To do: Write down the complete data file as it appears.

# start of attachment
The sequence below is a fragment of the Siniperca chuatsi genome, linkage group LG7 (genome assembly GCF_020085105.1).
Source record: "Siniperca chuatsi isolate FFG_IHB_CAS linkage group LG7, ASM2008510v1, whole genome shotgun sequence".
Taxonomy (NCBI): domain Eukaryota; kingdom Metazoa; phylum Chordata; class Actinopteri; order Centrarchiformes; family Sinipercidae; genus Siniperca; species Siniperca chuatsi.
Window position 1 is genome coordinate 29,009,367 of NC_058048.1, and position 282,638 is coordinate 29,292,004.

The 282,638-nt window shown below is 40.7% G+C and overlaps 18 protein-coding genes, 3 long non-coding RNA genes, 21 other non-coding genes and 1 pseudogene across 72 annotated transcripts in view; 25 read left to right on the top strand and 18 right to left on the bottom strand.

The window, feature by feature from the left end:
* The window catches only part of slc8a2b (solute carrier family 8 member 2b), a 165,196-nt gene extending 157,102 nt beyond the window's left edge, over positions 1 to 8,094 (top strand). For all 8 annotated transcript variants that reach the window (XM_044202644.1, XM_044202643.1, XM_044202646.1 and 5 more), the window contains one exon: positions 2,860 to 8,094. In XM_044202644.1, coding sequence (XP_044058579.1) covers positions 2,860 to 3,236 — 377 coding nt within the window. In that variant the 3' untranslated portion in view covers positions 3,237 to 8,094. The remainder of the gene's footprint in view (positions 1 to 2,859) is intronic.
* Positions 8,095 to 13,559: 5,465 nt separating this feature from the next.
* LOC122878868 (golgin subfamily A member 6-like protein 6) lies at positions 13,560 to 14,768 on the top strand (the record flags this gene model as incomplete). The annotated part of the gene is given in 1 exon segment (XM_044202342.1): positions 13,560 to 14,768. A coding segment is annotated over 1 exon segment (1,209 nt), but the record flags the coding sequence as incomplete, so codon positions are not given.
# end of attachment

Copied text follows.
The sequence below is a fragment of the Siniperca chuatsi genome, linkage group LG7 (genome assembly GCF_020085105.1).
Source record: "Siniperca chuatsi isolate FFG_IHB_CAS linkage group LG7, ASM2008510v1, whole genome shotgun sequence".
Taxonomy (NCBI): domain Eukaryota; kingdom Metazoa; phylum Chordata; class Actinopteri; order Centrarchiformes; family Sinipercidae; genus Siniperca; species Siniperca chuatsi.
Window position 1 is genome coordinate 29,009,367 of NC_058048.1, and position 282,638 is coordinate 29,292,004.

The 282,638-nt window shown below is 40.7% G+C and overlaps 18 protein-coding genes, 3 long non-coding RNA genes, 21 other non-coding genes and 1 pseudogene across 72 annotated transcripts in view; 25 read left to right on the top strand and 18 right to left on the bottom strand.

The window, feature by feature from the left end:
* The window catches only part of slc8a2b (solute carrier family 8 member 2b), a 165,196-nt gene extending 157,102 nt beyond the window's left edge, over positions 1 to 8,094 (top strand). For all 8 annotated transcript variants that reach the window (XM_044202644.1, XM_044202643.1, XM_044202646.1 and 5 more), the window contains one exon: positions 2,860 to 8,094. In XM_044202644.1, coding sequence (XP_044058579.1) covers positions 2,860 to 3,236 — 377 coding nt within the window. In that variant the 3' untranslated portion in view covers positions 3,237 to 8,094. The remainder of the gene's footprint in view (positions 1 to 2,859) is intronic.
* Positions 8,095 to 13,559: 5,465 nt separating this feature from the next.
* LOC122878868 (golgin subfamily A member 6-like protein 6) lies at positions 13,560 to 14,768 on the top strand (the record flags this gene model as incomplete). The annotated part of the gene is given in 1 exon segment (XM_044202342.1): positions 13,560 to 14,768. A coding segment is annotated over 1 exon segment (1,209 nt), but the record flags the coding sequence as incomplete, so codon positions are not given.